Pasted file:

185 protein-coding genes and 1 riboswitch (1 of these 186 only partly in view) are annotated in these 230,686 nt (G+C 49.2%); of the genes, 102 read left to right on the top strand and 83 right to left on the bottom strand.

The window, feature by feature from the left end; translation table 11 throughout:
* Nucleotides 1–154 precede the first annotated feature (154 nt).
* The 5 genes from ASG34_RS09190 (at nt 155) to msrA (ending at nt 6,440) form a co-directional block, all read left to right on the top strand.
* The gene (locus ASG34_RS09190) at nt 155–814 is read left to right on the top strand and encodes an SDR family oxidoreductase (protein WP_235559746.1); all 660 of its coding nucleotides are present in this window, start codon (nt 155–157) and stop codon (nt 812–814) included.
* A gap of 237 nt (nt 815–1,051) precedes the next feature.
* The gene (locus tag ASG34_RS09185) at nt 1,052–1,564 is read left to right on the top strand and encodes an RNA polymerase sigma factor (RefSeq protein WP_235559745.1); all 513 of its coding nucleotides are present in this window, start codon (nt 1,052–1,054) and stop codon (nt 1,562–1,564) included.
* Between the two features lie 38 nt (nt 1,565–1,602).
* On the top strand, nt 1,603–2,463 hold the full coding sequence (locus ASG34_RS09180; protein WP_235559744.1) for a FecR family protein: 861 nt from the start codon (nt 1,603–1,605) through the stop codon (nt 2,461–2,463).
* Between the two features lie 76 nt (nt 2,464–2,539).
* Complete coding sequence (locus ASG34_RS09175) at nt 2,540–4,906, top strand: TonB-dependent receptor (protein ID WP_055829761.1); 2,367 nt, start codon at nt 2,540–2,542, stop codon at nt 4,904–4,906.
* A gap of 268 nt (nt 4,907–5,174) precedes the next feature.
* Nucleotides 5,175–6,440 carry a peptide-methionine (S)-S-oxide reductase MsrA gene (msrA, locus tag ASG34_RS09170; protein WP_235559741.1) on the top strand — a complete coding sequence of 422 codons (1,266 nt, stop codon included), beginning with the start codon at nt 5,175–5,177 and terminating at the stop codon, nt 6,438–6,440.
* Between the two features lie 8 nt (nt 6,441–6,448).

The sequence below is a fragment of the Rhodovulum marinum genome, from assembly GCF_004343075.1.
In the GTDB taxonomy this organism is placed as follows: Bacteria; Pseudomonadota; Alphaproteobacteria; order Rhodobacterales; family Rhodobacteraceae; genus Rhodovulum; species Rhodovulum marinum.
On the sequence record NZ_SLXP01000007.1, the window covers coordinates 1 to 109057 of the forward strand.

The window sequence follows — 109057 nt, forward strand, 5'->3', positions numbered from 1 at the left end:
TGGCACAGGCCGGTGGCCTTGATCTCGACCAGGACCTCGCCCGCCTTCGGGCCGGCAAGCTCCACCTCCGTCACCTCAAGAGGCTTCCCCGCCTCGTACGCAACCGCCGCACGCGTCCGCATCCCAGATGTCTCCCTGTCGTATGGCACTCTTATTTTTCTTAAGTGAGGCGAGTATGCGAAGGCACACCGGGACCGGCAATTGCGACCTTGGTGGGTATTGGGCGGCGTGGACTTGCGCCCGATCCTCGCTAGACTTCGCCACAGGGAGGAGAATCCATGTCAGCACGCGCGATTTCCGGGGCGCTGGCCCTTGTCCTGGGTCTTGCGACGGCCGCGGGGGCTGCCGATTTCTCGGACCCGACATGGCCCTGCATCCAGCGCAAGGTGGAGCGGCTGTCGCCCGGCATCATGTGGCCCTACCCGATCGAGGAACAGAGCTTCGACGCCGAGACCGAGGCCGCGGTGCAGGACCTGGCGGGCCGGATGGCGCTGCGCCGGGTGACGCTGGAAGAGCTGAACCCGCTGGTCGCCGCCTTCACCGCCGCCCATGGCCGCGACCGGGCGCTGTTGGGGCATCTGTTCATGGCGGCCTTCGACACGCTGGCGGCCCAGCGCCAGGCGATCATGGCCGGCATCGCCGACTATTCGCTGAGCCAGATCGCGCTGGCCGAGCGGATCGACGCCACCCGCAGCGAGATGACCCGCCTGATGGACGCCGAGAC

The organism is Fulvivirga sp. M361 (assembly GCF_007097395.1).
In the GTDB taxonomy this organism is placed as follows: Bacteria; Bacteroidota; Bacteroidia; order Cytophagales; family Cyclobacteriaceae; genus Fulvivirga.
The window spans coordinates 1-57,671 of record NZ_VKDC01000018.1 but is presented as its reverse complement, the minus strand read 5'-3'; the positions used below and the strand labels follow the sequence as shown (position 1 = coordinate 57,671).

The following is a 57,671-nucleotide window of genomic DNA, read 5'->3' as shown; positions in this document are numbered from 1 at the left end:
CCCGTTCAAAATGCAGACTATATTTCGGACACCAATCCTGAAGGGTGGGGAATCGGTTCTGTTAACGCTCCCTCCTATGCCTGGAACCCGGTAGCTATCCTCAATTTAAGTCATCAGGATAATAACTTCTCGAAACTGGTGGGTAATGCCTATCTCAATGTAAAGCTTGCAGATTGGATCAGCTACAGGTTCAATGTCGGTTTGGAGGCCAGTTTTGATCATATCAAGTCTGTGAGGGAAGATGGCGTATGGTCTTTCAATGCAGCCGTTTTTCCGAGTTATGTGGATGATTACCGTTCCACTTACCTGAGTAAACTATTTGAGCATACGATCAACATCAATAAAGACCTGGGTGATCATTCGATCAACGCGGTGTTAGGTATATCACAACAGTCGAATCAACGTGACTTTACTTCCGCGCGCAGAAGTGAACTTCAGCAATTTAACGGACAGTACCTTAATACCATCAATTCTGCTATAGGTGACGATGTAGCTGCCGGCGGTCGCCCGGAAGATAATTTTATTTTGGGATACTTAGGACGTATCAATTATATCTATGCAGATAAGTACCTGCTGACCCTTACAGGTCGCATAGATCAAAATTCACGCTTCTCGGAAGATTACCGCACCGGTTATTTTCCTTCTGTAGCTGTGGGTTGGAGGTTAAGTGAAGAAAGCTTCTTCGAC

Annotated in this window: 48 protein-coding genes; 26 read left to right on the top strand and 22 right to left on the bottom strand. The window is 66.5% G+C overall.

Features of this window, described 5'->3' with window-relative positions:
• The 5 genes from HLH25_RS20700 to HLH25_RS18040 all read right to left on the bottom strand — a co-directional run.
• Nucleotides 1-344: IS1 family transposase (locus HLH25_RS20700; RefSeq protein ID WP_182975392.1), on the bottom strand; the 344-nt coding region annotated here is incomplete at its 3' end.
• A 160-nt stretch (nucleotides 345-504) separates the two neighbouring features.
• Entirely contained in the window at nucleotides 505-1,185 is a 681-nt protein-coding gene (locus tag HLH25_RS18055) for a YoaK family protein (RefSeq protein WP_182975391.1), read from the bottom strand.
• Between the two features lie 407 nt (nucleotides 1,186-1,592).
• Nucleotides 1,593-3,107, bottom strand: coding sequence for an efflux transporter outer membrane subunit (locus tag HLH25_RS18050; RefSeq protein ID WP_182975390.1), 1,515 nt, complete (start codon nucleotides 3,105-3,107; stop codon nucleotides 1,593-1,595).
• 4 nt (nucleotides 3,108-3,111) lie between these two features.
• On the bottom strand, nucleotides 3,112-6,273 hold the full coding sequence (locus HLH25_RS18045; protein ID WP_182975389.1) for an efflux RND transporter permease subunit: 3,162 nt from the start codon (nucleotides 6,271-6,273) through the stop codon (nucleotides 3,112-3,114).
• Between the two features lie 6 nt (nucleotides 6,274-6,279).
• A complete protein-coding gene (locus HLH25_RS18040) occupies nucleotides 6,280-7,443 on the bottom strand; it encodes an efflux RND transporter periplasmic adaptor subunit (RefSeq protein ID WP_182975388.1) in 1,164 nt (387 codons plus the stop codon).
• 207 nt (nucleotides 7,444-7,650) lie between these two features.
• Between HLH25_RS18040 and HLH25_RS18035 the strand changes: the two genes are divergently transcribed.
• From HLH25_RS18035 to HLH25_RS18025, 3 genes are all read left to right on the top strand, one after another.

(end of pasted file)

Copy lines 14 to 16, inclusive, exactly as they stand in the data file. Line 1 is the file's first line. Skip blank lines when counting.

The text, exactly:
* Between the two features lie 8 nt (nt 6,441–6,448).

The sequence below is a fragment of the Rhodovulum marinum genome, from assembly GCF_004343075.1.
In the GTDB taxonomy this organism is placed as follows: Bacteria; Pseudomonadota; Alphaproteobacteria; order Rhodobacterales; family Rhodobacteraceae; genus Rhodovulum; species Rhodovulum marinum.